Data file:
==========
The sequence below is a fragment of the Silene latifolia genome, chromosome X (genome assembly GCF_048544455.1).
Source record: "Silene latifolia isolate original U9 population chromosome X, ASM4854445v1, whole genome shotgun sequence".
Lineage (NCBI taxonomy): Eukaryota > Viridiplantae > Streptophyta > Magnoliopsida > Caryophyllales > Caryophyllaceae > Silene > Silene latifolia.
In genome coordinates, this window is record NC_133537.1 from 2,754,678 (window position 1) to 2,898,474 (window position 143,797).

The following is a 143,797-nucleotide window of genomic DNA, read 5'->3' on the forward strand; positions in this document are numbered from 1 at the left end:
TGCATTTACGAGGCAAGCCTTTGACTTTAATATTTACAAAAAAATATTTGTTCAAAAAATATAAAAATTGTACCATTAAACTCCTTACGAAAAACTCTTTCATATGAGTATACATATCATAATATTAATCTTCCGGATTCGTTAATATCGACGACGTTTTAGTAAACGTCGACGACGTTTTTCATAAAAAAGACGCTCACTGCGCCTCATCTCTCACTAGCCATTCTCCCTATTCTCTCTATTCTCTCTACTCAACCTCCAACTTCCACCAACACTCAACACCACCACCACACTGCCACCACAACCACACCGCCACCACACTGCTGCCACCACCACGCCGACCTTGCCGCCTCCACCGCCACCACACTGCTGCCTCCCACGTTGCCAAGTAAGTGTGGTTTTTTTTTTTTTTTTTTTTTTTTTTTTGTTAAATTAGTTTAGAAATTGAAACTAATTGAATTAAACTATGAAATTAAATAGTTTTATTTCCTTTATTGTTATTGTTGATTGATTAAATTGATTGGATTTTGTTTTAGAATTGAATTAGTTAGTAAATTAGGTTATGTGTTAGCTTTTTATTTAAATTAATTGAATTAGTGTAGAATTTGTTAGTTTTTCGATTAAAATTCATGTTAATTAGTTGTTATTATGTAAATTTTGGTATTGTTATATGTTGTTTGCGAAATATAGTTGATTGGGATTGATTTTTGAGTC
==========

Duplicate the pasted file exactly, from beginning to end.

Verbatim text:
The sequence below is a fragment of the Silene latifolia genome, chromosome X (genome assembly GCF_048544455.1).
Source record: "Silene latifolia isolate original U9 population chromosome X, ASM4854445v1, whole genome shotgun sequence".
Lineage (NCBI taxonomy): Eukaryota > Viridiplantae > Streptophyta > Magnoliopsida > Caryophyllales > Caryophyllaceae > Silene > Silene latifolia.
In genome coordinates, this window is record NC_133537.1 from 2,754,678 (window position 1) to 2,898,474 (window position 143,797).

The following is a 143,797-nucleotide window of genomic DNA, read 5'->3' on the forward strand; positions in this document are numbered from 1 at the left end:
TGCATTTACGAGGCAAGCCTTTGACTTTAATATTTACAAAAAAATATTTGTTCAAAAAATATAAAAATTGTACCATTAAACTCCTTACGAAAAACTCTTTCATATGAGTATACATATCATAATATTAATCTTCCGGATTCGTTAATATCGACGACGTTTTAGTAAACGTCGACGACGTTTTTCATAAAAAAGACGCTCACTGCGCCTCATCTCTCACTAGCCATTCTCCCTATTCTCTCTATTCTCTCTACTCAACCTCCAACTTCCACCAACACTCAACACCACCACCACACTGCCACCACAACCACACCGCCACCACACTGCTGCCACCACCACGCCGACCTTGCCGCCTCCACCGCCACCACACTGCTGCCTCCCACGTTGCCAAGTAAGTGTGGTTTTTTTTTTTTTTTTTTTTTTTTTTTTGTTAAATTAGTTTAGAAATTGAAACTAATTGAATTAAACTATGAAATTAAATAGTTTTATTTCCTTTATTGTTATTGTTGATTGATTAAATTGATTGGATTTTGTTTTAGAATTGAATTAGTTAGTAAATTAGGTTATGTGTTAGCTTTTTATTTAAATTAATTGAATTAGTGTAGAATTTGTTAGTTTTTCGATTAAAATTCATGTTAATTAGTTGTTATTATGTAAATTTTGGTATTGTTATATGTTGTTTGCGAAATATAGTTGATTGGGATTGATTTTTGAGTC